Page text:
Image 1: The largest Confederate burial trench, looking north. This is burial trench #3, the largest of the Confederate mass graves. It is suspected that there may be as many as 721 bodies interred here, buried seven deep. The monument in the middle right of the picture commemorates the burial trench. The monument on the far right of the picture is to the Union's 29th Indiana regiment.
Due to the warm weather and fearing disease, on Major General Ulysses S. Grant's orders Union soldiers buried the dead of both armies in mass graves immediately after the battle. Confederate dead and Union dead were buried in separate graves.
Image 2: Confederate burial trench, looking west. This is the same burial trench as the above picture, taken from a different angle. It gives a better idea of the size of the grave. The monument in the picture commemorates the burial trench. The flag flying over the trench is the Confederate national flag, the Stars and Bars. (Note that this is not the St. Andrews cross battle flag that most people associate with the Confederacy, which is often erroneously called the "stars and bars".)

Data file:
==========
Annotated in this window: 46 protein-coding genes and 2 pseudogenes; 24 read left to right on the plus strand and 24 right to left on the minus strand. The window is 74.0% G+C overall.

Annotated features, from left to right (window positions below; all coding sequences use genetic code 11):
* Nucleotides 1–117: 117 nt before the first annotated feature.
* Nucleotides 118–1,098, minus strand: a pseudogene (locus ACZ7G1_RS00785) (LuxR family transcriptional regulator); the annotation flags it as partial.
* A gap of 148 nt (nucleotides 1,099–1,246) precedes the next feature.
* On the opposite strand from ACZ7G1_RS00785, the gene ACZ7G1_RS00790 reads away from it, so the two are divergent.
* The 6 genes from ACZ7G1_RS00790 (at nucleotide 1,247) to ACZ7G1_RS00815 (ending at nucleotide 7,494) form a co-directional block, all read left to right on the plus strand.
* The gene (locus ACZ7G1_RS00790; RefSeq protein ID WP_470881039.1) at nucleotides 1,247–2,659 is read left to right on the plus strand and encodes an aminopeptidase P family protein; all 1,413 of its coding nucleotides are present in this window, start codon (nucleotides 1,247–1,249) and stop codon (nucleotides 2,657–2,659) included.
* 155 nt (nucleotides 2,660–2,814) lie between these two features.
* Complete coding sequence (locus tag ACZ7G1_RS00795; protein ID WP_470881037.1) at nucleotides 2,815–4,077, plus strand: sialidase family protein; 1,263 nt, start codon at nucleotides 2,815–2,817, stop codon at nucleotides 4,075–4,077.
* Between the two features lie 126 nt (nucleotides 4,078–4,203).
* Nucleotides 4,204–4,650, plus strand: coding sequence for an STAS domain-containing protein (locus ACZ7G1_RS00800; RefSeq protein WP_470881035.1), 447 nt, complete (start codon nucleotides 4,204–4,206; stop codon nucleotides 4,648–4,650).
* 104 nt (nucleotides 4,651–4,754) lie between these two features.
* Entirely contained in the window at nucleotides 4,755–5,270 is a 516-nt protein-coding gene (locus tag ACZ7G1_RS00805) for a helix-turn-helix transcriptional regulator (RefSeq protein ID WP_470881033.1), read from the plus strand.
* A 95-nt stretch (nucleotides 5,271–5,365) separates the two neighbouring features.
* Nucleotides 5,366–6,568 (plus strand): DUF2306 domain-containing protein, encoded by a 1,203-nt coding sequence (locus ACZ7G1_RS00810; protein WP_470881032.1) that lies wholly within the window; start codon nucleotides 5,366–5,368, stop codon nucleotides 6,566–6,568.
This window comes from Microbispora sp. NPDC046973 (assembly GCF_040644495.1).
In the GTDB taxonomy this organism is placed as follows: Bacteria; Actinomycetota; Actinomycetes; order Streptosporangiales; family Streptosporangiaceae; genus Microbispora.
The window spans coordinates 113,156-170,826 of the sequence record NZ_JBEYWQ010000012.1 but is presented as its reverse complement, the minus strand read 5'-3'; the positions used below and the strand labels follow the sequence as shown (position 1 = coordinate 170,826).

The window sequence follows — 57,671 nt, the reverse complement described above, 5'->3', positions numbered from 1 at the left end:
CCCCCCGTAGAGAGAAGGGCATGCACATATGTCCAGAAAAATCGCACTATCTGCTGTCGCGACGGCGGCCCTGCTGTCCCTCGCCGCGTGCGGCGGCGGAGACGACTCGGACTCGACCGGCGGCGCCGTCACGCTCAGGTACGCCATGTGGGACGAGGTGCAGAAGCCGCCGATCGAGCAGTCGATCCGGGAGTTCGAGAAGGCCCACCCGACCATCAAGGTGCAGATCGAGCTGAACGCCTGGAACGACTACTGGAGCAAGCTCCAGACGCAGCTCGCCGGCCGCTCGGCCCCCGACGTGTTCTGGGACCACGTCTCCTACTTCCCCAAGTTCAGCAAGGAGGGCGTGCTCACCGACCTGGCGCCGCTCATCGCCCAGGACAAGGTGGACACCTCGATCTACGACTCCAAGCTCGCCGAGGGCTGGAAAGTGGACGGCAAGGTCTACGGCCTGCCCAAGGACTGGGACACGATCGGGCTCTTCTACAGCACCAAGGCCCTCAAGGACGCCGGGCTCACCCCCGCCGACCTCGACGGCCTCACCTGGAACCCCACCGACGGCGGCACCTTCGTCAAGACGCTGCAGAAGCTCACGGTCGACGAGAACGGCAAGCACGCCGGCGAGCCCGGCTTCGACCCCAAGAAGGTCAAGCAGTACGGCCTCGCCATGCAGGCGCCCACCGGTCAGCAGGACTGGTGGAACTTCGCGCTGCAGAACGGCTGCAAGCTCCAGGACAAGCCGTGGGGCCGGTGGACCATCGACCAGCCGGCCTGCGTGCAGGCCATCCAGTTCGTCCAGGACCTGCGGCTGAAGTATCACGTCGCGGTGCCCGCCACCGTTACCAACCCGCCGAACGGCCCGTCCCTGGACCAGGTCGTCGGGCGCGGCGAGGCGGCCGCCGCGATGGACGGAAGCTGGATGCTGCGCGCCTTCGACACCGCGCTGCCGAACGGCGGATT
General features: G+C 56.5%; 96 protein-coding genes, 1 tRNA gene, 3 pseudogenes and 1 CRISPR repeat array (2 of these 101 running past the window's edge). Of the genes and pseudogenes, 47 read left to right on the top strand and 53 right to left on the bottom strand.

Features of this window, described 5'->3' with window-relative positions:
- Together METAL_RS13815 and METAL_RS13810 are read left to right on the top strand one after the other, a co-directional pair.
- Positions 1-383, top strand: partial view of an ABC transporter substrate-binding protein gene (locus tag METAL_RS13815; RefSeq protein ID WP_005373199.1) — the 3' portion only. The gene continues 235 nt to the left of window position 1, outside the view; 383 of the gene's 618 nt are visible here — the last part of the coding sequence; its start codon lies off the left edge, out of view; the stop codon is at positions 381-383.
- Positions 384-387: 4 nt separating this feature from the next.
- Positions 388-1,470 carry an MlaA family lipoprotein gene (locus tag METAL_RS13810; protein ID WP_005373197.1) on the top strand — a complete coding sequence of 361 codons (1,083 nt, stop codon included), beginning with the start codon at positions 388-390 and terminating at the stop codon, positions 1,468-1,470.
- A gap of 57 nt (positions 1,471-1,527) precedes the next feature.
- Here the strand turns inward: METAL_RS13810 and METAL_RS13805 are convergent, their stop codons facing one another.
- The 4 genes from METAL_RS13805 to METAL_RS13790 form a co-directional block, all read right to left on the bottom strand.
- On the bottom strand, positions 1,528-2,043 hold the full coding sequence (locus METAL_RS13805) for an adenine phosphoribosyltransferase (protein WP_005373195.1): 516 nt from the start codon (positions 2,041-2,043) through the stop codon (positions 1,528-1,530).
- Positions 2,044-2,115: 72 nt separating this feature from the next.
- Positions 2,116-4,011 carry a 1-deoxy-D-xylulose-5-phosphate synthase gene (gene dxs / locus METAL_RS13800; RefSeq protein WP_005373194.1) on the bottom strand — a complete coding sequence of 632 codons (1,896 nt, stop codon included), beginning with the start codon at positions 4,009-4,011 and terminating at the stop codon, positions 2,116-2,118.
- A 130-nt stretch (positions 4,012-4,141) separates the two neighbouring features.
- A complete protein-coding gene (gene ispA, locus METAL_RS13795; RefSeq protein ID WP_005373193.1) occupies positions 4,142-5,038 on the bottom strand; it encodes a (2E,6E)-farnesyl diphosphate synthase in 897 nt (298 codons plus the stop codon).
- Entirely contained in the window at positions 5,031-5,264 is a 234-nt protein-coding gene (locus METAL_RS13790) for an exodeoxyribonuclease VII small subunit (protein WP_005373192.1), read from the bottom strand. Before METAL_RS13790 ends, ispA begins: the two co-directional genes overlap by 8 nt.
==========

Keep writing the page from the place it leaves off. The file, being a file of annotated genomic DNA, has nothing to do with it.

The small red marker to the left of the flag pole marks the location of a Union burial site. This is where men of the 45th Illinois Infantry were buried after the battle. Union dead throughout the battlefield were removed in 1866 and buried in the national cemetery.
These photographs were taken in March, 2000 with a Nikon F-601 autofocus SLR, using a Nikkor 24mm - 50mm f2.8 wide angle zoom lens. The images were captured on Fuji ISO 200 film.